A Professor of New Testament studies names Thomas W Manson was born in England and educated in both England and Scotland. After a decade of research he completed a book entitled “The Teaching of Jesus’, and 70 years after it was published it was still the major text on this subject in the English-speaking world. Though I never had opportunity to meet this man his writings made a huge impression on us in our theological studies. For me and many others, his reference to understanding Jesus’ life and work as a mountain top experience really hits home!
I don’t pretend to be a great hiker or mountain climber, but I do have a clear memory of one great climb to a mountain top. I was almost 19 years old, caddying for the summer at the Banff Springs Hotel Golf Course. Two fellow caddies joined me on our day off and we set out to climb Mount Rundle on a sunny August morning. After 5.5 hours we reached our goal and the view was spectacular. We were still in warm sunshine. We paused to rest, eat and drink, then started the downward path which was in the shade all the way. It was a turning-point that surprised us. We had great difficulty avoiding stumbles on the downward trail. After 2.5 hours we reached the bottom, grateful that we had not injured ourselves.
Six years later I began to see the parallels between climbing a mountain in the sunshine and descending in the shade, and Dr. Manson’s description of Jesus’ life and teachings which were all encouraging for a long time, and then abruptly changed. That turning point was the experience described in our gospel lesson today. “Jesus asked his disciples ‘Who do people say that I am?’ and they answered him ‘John the Baptist’ and others, Elijah, and still others Jeremiah or one of the prophets’. He asked them ‘but who do you say that I am?’ Peter answered him ‘You are the Messiah, the Son of the living God’. Then Jesus said “and I tell you, you are Peter, and on this rock I will build my church”. Then he sternly ordered the disciples not to tell anyone that he was the Messiah.
From this point on the tide has turned. Up to this point the stories, parables and other teachings of Jesus were bringing hope and encouragement to the great crowds that followed him. It was as if the sun was shining and there was a hopeful atmosphere. Following this experience at Caesarea Philippi, everything is different. Jesus began to teach the disciples that he must undergo great suffering and be rejected by the elders, the chief priests, and the scribes, and be killed.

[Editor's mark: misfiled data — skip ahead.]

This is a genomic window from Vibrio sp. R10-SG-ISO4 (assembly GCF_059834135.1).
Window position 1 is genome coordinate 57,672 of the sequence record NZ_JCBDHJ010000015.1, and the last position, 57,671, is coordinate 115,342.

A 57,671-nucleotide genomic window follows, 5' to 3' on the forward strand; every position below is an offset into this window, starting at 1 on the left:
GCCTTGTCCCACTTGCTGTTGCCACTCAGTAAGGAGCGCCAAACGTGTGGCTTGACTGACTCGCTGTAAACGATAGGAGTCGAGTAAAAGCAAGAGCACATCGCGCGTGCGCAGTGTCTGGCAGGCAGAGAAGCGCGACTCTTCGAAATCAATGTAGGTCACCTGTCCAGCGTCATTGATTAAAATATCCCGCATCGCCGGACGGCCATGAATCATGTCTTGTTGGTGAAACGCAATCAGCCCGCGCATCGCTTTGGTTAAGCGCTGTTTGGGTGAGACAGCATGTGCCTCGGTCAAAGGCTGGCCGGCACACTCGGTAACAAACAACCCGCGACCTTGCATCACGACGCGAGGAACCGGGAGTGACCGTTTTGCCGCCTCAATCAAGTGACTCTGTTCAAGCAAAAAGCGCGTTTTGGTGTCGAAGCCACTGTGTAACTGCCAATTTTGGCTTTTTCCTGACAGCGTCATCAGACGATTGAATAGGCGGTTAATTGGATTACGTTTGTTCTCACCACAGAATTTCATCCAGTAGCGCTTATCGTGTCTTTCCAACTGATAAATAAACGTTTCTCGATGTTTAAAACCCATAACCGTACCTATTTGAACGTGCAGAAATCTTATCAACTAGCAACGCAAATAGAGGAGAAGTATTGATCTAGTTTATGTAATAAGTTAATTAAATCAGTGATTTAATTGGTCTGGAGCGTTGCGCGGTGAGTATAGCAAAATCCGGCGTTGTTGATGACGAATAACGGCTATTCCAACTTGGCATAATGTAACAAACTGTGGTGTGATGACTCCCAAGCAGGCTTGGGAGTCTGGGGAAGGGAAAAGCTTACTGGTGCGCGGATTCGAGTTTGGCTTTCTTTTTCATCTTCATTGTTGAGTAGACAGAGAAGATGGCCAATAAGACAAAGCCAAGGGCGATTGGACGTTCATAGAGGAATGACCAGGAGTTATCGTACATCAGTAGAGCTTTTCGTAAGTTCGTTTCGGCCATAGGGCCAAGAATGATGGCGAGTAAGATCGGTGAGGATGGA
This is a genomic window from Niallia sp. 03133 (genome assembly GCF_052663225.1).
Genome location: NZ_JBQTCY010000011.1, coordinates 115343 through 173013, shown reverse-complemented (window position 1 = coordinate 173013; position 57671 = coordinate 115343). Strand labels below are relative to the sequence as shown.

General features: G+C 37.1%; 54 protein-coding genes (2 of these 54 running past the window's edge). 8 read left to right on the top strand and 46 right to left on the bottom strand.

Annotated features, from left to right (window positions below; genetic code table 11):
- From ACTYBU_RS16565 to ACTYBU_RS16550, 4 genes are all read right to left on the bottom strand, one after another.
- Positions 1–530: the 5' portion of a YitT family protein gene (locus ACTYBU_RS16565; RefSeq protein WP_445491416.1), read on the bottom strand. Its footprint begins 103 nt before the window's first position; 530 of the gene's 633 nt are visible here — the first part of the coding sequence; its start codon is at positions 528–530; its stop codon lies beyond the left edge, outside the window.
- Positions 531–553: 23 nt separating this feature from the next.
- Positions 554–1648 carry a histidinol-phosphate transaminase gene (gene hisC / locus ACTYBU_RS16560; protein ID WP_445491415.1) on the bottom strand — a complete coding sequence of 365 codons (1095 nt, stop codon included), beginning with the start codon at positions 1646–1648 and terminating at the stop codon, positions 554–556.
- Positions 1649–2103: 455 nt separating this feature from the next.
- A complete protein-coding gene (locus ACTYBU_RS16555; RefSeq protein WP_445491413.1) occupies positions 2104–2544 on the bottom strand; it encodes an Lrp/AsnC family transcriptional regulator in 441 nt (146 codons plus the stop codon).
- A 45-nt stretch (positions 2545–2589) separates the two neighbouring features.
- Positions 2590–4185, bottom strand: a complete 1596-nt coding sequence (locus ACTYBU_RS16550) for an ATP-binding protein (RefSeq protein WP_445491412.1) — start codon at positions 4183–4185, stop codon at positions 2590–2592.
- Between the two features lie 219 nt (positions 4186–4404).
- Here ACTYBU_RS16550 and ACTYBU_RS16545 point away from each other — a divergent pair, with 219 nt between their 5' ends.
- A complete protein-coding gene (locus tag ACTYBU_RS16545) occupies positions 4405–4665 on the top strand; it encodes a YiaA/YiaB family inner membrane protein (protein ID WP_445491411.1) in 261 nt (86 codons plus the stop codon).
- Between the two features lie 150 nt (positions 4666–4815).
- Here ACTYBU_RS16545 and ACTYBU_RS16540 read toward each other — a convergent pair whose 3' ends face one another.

This passage raises a number of issues that have divided Christians. The Roman Catholic Church believes that Jesus handed over spiritual authority to Peter and his successors. The major Protestant Churches believe that the promise was only to Peter and that Peter’s confession that Jesus was the Messiah is the foundation on which the church is built.
So this journey as disciples of Jesus was going downhill and it must have been a challenging time for the disciples who had left everything to follow Jesus. In our own personal life journeys perhaps we have had a similar experience. Life has been filled with worthwhile work, close friends, cherished families and we have been on the top of the world. Then something happens that causes us to feel crushed, sad, without hope. We are no longer on the mountain top enjoying the view and feeling truly blessed.
Wherever we are on our faith journey, enjoying the mountain top experience or faithfully coping with significant challenges every day …… be assured that you are surrounded at all times by a loving and forgiving God. Amen.